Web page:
Answer: There are a lot of windy places in the world. Every few years for the past decade new research has shown that there is more wind power potential than previously thought. In the U.S., California was for many years the state with the most wind power, but there is significant wind power now in fifteen states. According to the American Wind Energy Association, as of 2008, the top five states were (in order) Texas, Iowa, California, Minnesota, and Washington. Texas is the leader right now, with more than 7,000 MW installed as of the close of 2008. The other states range from 1,500 to 2,700 MW. While there is a “wind alley” that extends from Texas into the upper Midwest, there are also many other windy regions throughout the country.
Question 5: What is the cost of power generated by solar or wind? How does it compare with the current cost?
Answer: Without going into economic and financial details—which we frequently do for both vendor and buy-side clients—here are some guidelines that are actually more meaningful in most cases. First, we normally use cost per kilowatt hour, as this is the common denominator in business. Second, as we noted above, in large-scale applications, wind power is inexpensive—under 10 cents per kilowatt hour—while solar power is more expensive than that.
Question 6: Is the carbon footprint of solar and wind power plants zero? If not, what part of the power generation emits greenhouse gases?
Answer: There is no energy source with zero carbon emissions, but renewable energy sources have extremely low emissions. Nonetheless, the solar and wind industries are reducing their footprint. AltaTerra Research has just started a project working with the PV industry on the topic.
Question 7: In order to support both solar and wind generation, two technologies are a must. One is for storing the generated energy and the other is for incorporating it into the existing power grid. Is the storage technology advanced enough to be usable? A data center needs to have access to the fiber network in addition to abundant power. Because of this, a data center may not be built close to either solar or wind power plants. If so, generated power needs to be incorporated into the exisitng power grid. What are the current problems in incorporating the power generated by solar or wind power plants into the existing power grid?
Answer: There are various differences between solar and wind power and other, more widespread power generation technologies, some of which can create problems for utilities. One of the key problems is that the utility can’t tell the sun when to shine or the wind when to blow. Rather, these are intermittent resources that can be smoothed out by using stored energy. Connection to the grid can be through a special, dedicated link (often with new transmission lines) or by tapping into the existing network—including at the branch level. While some utilities are not experienced in dealing with large amounts of solar or wind power, the threshold of feasible power from solar and other renewable resources is now held at around 20 MW for a branch-level connection.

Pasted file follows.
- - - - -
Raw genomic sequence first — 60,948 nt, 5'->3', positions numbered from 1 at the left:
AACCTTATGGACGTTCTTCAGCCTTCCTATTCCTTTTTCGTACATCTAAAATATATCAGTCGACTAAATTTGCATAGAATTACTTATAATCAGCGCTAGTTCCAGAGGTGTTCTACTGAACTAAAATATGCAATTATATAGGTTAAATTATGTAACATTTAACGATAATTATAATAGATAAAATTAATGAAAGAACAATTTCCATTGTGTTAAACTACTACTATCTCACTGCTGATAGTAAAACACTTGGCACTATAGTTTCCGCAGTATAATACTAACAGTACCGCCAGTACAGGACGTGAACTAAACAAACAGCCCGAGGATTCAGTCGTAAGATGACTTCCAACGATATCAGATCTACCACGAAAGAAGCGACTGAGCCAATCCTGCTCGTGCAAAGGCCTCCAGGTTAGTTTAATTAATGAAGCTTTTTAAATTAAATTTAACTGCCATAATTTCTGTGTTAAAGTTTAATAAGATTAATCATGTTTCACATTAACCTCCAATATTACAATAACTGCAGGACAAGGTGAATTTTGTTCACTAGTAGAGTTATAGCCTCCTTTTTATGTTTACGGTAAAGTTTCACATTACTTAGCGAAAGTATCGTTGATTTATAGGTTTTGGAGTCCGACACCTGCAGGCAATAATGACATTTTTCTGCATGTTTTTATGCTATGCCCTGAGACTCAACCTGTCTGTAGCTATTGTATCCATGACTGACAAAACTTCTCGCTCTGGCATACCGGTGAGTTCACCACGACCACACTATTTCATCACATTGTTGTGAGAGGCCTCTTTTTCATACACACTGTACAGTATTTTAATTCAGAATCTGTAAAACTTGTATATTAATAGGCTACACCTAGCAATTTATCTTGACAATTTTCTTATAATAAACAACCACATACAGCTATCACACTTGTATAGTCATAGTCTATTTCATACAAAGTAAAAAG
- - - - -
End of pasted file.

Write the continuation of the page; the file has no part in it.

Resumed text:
Based on Jon’s answers, I conclude:
1. Although it takes time and money to construct a new solar or wind power plant, a data center that is wholly supported by renewable energy sources is within reach. In this case, it is very clear that the power generated by renewable energy and the data centers that are supported by it should be exempt from carbon regulations.
2. Drawing a new set of fiber cables that lead to Internet access points is also expensive. If a renewable energy power plant happens to be near fiber lines, it would be great. But if not, the generated power needs to be stored or transmitted by merging into the existing power grid. More research is required on energy storage technologies, although a significant amount of investment is being made. Simply laying new transmission lines to connect to the existing power grid is expensive in itself. Additional consideration may be necessary to make sure the existing power grid can keep up with the extra capacity fueled by the new power plant. Without extra capacity, the new source of power cannot be connected to the existing grid.
3. The whole story makes me feel very good, as this will encourage construction and produce something that is friendly to the environment and the earth, generating more jobs and making our economy stronger at the same time.
By Zen Kishimoto, PhD, Principal Analyst, Green IT, AltaTerra Research